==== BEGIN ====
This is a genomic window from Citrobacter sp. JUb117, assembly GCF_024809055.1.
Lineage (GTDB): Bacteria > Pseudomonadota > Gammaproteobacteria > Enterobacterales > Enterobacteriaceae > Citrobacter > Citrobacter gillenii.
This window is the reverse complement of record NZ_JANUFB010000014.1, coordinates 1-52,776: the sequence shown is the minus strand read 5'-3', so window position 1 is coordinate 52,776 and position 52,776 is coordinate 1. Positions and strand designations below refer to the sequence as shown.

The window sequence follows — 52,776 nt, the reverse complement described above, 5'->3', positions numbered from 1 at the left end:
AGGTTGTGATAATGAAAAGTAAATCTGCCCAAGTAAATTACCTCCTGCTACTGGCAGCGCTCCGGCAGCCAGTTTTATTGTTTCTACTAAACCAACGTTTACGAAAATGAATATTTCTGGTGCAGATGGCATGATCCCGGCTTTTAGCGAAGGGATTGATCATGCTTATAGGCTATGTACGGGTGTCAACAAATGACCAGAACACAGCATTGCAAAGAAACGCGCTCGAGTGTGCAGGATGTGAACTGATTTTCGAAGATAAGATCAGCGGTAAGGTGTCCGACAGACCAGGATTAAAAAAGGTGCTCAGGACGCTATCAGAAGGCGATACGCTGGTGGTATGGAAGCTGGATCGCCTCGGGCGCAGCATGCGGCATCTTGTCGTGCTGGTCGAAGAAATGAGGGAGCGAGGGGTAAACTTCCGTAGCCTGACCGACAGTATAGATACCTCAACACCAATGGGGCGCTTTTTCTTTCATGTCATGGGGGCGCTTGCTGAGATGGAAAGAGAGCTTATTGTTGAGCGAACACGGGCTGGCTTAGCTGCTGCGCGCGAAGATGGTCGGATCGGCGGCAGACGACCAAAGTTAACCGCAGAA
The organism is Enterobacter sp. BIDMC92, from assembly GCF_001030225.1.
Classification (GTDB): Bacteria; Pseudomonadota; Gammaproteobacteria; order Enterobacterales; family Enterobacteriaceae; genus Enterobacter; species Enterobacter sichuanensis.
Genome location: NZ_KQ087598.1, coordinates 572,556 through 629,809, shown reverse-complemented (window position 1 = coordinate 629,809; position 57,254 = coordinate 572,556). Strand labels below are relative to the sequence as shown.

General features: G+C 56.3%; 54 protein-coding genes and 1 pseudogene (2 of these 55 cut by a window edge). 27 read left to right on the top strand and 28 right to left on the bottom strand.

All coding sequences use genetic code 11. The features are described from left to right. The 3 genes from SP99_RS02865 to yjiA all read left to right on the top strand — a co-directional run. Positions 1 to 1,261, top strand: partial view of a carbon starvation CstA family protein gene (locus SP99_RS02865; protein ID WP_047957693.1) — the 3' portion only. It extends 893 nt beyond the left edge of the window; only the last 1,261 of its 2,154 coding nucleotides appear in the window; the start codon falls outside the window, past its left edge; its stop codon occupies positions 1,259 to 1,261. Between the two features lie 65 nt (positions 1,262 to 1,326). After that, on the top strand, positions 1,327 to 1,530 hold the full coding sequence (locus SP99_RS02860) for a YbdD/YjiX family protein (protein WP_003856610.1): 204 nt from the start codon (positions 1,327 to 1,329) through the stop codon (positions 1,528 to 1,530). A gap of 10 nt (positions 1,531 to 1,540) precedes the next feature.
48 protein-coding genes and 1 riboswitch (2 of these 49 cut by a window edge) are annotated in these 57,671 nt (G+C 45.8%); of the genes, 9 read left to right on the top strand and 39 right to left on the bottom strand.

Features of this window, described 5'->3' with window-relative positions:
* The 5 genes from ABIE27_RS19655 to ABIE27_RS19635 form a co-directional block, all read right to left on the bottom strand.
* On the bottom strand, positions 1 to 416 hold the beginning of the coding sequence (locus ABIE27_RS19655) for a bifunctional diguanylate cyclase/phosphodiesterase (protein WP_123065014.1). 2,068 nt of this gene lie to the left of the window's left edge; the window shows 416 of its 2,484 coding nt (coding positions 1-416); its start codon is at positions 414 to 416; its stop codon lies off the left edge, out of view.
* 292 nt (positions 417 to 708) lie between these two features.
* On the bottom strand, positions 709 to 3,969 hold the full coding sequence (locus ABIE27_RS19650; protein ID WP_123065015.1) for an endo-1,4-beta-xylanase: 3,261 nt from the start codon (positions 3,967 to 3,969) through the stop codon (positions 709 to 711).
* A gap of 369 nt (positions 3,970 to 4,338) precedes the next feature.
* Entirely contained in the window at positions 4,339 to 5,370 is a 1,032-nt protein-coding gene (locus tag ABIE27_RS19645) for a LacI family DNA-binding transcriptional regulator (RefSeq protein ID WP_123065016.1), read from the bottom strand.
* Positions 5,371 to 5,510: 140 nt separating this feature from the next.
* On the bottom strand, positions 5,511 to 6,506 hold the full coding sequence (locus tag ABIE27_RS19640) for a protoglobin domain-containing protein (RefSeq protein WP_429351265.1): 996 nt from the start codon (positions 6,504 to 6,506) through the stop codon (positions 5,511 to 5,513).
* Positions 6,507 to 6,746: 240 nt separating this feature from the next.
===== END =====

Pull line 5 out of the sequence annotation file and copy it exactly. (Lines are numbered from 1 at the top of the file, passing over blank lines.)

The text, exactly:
AGGTTGTGATAATGAAAAGTAAATCTGCCCAAGTAAATTACCTCCTGCTACTGGCAGCGCTCCGGCAGCCAGTTTTATTGTTTCTACTAAACCAACGTTTACGAAAATGAATATTTCTGGTGCAGATGGCATGATCCCGGCTTTTAGCGAAGGGATTGATCATGCTTATAGGCTATGTACGGGTGTCAACAAATGACCAGAACACAGCATTGCAAAGAAACGCGCTCGAGTGTGCAGGATGTGAACTGATTTTCGAAGATAAGATCAGCGGTAAGGTGTCCGACAGACCAGGATTAAAAAAGGTGCTCAGGACGCTATCAGAAGGCGATACGCTGGTGGTATGGAAGCTGGATCGCCTCGGGCGCAGCATGCGGCATCTTGTCGTGCTGGTCGAAGAAATGAGGGAGCGAGGGGTAAACTTCCGTAGCCTGACCGACAGTATAGATACCTCAACACCAATGGGGCGCTTTTTCTTTCATGTCATGGGGGCGCTTGCTGAGATGGAAAGAGAGCTTATTGTTGAGCGAACACGGGCTGGCTTAGCTGCTGCGCGCGAAGATGGTCGGATCGGCGGCAGACGACCAAAGTTAACCGCAGAA